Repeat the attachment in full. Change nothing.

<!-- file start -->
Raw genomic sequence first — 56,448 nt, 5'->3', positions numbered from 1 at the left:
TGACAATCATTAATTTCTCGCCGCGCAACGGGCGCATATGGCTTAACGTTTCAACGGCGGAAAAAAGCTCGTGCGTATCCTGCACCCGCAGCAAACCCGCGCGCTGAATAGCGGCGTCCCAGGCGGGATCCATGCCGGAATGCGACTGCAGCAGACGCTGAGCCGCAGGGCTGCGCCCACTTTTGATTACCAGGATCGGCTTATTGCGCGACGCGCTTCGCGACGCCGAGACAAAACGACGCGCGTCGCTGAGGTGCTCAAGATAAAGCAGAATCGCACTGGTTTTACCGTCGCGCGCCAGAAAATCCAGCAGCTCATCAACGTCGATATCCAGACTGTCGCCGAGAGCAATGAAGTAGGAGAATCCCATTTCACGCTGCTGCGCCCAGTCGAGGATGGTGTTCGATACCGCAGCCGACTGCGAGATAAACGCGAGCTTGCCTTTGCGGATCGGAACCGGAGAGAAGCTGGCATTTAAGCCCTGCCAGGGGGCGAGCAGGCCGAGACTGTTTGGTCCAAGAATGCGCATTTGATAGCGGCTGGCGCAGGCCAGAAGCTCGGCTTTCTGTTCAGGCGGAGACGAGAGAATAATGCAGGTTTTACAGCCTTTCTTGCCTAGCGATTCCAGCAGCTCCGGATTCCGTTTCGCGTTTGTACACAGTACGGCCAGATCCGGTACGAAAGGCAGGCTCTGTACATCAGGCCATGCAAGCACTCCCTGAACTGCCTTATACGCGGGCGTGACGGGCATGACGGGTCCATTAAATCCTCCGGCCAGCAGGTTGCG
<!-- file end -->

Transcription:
Raw genomic sequence first — 56,448 nt, 5'->3', positions numbered from 1 at the left:
TGACAATCATTAATTTCTCGCCGCGCAACGGGCGCATATGGCTTAACGTTTCAACGGCGGAAAAAAGCTCGTGCGTATCCTGCACCCGCAGCAAACCCGCGCGCTGAATAGCGGCGTCCCAGGCGGGATCCATGCCGGAATGCGACTGCAGCAGACGCTGAGCCGCAGGGCTGCGCCCACTTTTGATTACCAGGATCGGCTTATTGCGCGACGCGCTTCGCGACGCCGAGACAAAACGACGCGCGTCGCTGAGGTGCTCAAGATAAAGCAGAATCGCACTGGTTTTACCGTCGCGCGCCAGAAAATCCAGCAGCTCATCAACGTCGATATCCAGACTGTCGCCGAGAGCAATGAAGTAGGAGAATCCCATTTCACGCTGCTGCGCCCAGTCGAGGATGGTGTTCGATACCGCAGCCGACTGCGAGATAAACGCGAGCTTGCCTTTGCGGATCGGAACCGGAGAGAAGCTGGCATTTAAGCCCTGCCAGGGGGCGAGCAGGCCGAGACTGTTTGGTCCAAGAATGCGCATTTGATAGCGGCTGGCGCAGGCCAGAAGCTCGGCTTTCTGTTCAGGCGGAGACGAGAGAATAATGCAGGTTTTACAGCCTTTCTTGCCTAGCGATTCCAGCAGCTCCGGATTCCGTTTCGCGTTTGTACACAGTACGGCCAGATCCGGTACGAAAGGCAGGCTCTGTACATCAGGCCATGCAAGCACTCCCTGAACTGCCTTATACGCGGGCGTGACGGGCATGACGGGTCCATTAAATCCTCCGGCCAGCAGGTTGCG